When Decoration Day Became Memorial Day, and Why It Still Matters  

Memorial Day is a topic I return to every May because it is important to honor the Americans who gave their lives in service to our great nation. It’s a national holiday with a somber and respectful history, and we need, especially now, to keep that in mind.

Our activities on Memorial Day should include remembering and honoring the lives and sacrifices of our veterans—and their families.

For me, this last weekend of May will always be Decoration Day.

Decoration Day began in 1868 when General John A. Logan called for a holiday to honor the soldiers who died in the Civil War. Women placed flowers on the graves of their husbands, sons, and brothers. On the first Decoration Day, 5,000 people helped decorate the graves of the over 20,000 soldiers buried in Arlington National Cemetery – both Union and Confederate soldiers.

Similar ceremonies inspired the event in cities around the country. Soldiers would decorate the graves of fallen comrades with flags, wreaths, and flowers. By 1890, every Union state had a Decoration Day.

After World War I, the purpose of Decoration Day expanded to honor all soldiers who died in all American wars. It was considered a day of civic duty to honor the dead and remember why they gave their lives.

In 1971, Congress declared a national holiday on the last Monday in May.

Some civic groups and veterans’ groups continue to honor our servicemen and women by taking the time to attend ceremonies and decorate the graves of soldiers. Flags should be flown at half-mast until noon on Memorial day and a national moment of silence takes place at 3:00 pm.

Here on Long Island, we have two large military cemeteries – Long Island National Cemetery in Farmingdale and Calverton National Cemetery. We have a large population of veterans and families who know all too well the impact of the ultimate sacrifice their loved ones made for their country.

As the years and wars have come and gone, Decoration Day became Memorial Day. Unlike Veterans Day, which honors all who serve, the traditions of Memorial Day honor those who gave their lives in service to our nation.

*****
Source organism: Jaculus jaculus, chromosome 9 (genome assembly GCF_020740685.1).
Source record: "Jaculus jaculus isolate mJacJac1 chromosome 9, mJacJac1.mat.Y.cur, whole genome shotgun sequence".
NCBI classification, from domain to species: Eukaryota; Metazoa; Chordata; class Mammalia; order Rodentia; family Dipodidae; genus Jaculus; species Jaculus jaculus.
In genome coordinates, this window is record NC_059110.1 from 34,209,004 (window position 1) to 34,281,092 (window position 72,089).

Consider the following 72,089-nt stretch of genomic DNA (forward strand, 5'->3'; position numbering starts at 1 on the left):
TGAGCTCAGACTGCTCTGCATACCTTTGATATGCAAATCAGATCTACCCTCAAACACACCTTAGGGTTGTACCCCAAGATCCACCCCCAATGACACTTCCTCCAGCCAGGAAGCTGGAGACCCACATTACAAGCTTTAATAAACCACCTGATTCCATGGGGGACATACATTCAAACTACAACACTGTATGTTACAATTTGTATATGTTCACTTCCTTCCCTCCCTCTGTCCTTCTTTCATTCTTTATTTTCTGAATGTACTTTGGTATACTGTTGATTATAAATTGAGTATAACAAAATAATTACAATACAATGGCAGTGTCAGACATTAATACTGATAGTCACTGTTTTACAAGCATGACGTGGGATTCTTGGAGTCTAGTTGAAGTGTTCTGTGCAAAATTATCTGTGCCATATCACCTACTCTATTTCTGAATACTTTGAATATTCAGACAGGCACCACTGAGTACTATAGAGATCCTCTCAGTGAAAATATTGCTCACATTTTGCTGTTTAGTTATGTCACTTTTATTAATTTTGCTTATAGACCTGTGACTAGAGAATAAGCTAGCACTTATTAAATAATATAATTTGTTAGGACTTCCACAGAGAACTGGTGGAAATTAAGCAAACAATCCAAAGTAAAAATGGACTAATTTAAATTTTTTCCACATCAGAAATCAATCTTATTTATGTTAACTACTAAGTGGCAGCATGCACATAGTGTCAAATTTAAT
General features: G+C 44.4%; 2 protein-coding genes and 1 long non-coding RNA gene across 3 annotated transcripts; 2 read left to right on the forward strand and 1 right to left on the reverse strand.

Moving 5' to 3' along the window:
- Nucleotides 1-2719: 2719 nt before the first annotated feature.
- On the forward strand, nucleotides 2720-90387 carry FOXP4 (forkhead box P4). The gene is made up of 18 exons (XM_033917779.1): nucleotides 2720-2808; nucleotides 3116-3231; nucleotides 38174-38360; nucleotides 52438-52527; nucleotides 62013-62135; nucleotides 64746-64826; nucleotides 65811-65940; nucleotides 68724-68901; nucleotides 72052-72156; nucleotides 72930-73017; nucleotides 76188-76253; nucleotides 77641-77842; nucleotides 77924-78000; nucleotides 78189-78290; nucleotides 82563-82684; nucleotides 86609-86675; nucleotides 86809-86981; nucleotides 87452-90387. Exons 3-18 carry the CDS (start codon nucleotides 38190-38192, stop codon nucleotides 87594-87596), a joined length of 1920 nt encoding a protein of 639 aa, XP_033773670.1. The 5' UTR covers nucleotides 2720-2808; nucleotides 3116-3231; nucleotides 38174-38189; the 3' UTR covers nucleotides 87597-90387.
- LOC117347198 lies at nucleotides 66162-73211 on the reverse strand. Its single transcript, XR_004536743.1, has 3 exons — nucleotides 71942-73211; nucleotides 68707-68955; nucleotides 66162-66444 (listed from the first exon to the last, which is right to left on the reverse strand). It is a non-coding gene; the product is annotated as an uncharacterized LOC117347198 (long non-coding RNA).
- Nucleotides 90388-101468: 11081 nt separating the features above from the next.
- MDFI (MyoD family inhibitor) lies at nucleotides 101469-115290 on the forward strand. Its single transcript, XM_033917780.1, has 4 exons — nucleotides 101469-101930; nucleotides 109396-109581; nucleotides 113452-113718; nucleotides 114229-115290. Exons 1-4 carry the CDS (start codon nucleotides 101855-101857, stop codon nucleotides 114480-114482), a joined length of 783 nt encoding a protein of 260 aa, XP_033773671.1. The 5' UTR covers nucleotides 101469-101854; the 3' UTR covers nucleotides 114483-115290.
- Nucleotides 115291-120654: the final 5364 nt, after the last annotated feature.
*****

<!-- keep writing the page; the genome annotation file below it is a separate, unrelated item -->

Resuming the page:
I encourage you to find out where your town’s wreath ceremony is taking place and take the time to show your support. On Long Island, ceremonies take place at town halls, fire departments and other civic centers. Your presence will be appreciated.

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Get Your Important Documents, Including Advance Directives, Ready Now

There has never been a time in our lives when the need for an estate plan has been more critical. The sheer numbers of people who have died from COVID-19, in our community and worldwide, is something we have never witnessed. And while it may have seemed at first that the elderly were the most vulnerable, we know better now.

What should you be doing now to protect yourself and your loved ones? At the very least, you need a Will, Power of Attorney, and Advance Care Directive.

Find your most recent Will. If you cannot find it, you need a new one. Now!

Our office is open, and we are working with clients through phone, email, and videoconferences. We take all necessary precautions as recommended by the CDC for anyone who wishes to meet with us in person.

If your Will is over four years old, it probably is out-of-date. Your life may have changed, and it may not reflect new children, grandchildren, spouses, divorces, deaths, etc.

If your Will is out of date, it does not consider the changes in the law that have occurred in recent months. IRA distribution rules for heirs are among many changes that resulted from the SECURE Act (effective January 1, 2020). The CARES Act, passed in response to the economic impact of COVID-19, further modified these rules. What you had intended years ago may not come to pass because of these and other changes.

A will does not take long to create, but not having one creates unnecessary costs and stress for your loved ones.

Power of Attorney – Names a person who manages your finances and may transfer assets in certain situations. A POA allows your designated agent to pay your bills and handle health insurance problems during a medical emergency. Without one, if you are incapacitated, your assets will be inaccessible, and your family will need to undertake a costly Guardianship proceeding.

Healthcare Proxy – Names a person who may make medical decisions if you cannot do so for yourself. Without this document, family members can argue about who should decide what medical care you receive.